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AIIMS slashes cardiac surgery cost by a fifth

Less use of disposables,shorter hospital stay help bring down costs

Written by Pritha Chatterjee | New Delhi |
August 18, 2013 12:51:31 am

The All India Institute of Medical Sciences (AIIMS) has succeeded in slashing its rates for cardiac surgeries by as much as 15-20 per cent for general ward patients.

Sample this: in 2004 the cost of repairing a hole in the heart was Rs 45,000; now it costs Rs 40,000. Bypass surgery,which used to cost Rs 60,000,is done for Rs 52,000. Two types of surgeries for congenital heart diseases — heart defects that are present since birth — now cost Rs 40,000 and Rs 52,000 respectively against the older rates of Rs 50,000 and Rs 55,000.

Surgery for total anomalous pulmonary venous connection (TAPVC),another congenital heart defect,now costs Rs 50,000 against Rs 60,000.

The cost of surgical repair of conduits and valves has also been brought down to Rs 55,000 from

Rs 65,000. Diagnostic tests such as cardiac X-rays and CT scans are also cheaper. Procedures like angioplasty are cheaper by Rs 5,000 to Rs 7,000.

The premier medical institute has achieved this by cutting down on disposables used during the surgeries and with doctors pushing the envelope of precision during surgeries,which has cut down on patients’ hospital stay and complications resulting in less use of hospital equipment and other resources,doctors said.

“We reviewed our use of disposables and realised that since we buy materials in bulk,our costs are much less. Also,our doctors have succeeded in cutting patients’ hospital stay. So,on the one hand,we have reduced the use of disposables like sutures. On the other hand,we have succeeded to contain complications… so less resources are being used,” Dr Balram Airan,chief of Cardiothoracic and Vascular Surgery (CTVS),said.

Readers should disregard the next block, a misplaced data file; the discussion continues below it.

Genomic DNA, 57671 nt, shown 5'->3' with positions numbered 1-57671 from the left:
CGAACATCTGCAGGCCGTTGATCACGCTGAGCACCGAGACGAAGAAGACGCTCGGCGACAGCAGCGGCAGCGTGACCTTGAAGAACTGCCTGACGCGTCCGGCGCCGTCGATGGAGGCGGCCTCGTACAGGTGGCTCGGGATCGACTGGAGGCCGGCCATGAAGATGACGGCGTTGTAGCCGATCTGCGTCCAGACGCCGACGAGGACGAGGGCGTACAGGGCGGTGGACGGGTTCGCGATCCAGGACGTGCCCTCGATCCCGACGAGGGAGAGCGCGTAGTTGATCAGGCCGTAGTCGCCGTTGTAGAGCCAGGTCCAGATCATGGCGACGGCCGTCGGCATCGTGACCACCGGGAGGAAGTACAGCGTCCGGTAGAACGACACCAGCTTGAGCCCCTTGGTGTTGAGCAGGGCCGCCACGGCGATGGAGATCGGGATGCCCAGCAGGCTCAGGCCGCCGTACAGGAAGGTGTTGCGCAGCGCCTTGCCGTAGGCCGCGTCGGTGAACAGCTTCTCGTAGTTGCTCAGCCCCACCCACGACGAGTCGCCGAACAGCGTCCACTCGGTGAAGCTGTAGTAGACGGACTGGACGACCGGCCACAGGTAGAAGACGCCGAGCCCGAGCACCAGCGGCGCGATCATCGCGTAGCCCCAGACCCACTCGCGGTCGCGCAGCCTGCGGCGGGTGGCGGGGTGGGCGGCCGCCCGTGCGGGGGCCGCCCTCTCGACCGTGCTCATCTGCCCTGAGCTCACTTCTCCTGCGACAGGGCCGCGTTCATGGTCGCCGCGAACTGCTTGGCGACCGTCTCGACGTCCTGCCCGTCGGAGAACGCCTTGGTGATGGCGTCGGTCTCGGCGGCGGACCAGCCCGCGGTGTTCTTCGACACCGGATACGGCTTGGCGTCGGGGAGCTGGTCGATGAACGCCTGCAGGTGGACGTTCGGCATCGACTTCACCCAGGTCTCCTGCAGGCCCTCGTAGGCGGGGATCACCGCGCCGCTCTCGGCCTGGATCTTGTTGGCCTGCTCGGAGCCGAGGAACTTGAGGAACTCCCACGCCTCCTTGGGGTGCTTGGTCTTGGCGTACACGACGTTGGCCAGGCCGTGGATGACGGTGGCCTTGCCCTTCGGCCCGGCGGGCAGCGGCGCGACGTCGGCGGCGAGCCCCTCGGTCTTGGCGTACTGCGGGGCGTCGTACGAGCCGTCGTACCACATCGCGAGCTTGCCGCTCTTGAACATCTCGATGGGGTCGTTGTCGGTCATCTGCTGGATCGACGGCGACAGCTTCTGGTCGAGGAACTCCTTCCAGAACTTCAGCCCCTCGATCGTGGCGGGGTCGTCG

Increased surgical precision,in procedures like ‘anastamosis’ or joining together two branches of blood vessels,has reduced bleeding rates,a step that has helped doctors cut

the use of disposables such as sutures (used to stitch up an incision) and cut costs.

Doctors realised they were saving a substantial amount of money on disposables,so they simply decided to transfer the benefits to the patients.

The decision has already invited the wrath of suppliers. Suture companies that supply AIIMS have already complained that they won’t be able to sustain the supplies at existing rates.

“We will negotiate with the suppliers. We are also opening fresh tenders for disposables so that we have more competition to keep costs low,” Dr Airan said.

The whole process,according to doctors,began with a proposal by the administration to make heart surgeries free of cost. Dr Airan pointed out that it was not practical.

“We would have needed additional funds of up to

Rs 40 crore and the patient load would have gone up tremendously. Even now,we are neck-deep in surgeries,and our eight operation theatres and ICUs are constantly falling short. So,we decided to maintain the rates for private ward

patients and reduce it for general ward patients,”

Dr Airan said.

Package rates at AIIMS are currently prevalent only in the cardiology and neurological sciences departments,where patients pay a lumpsum at the beginning of the procedure instead of being sent to buy consumables required for surgeries before the procedure.

This mode of payment was started in the mid-1990s. “Instead of a standard one-size for all packages,now we have revamped the system so that patients can choose certain consumables for instance the artificial valve they desire,” a senior official in the administration explained.

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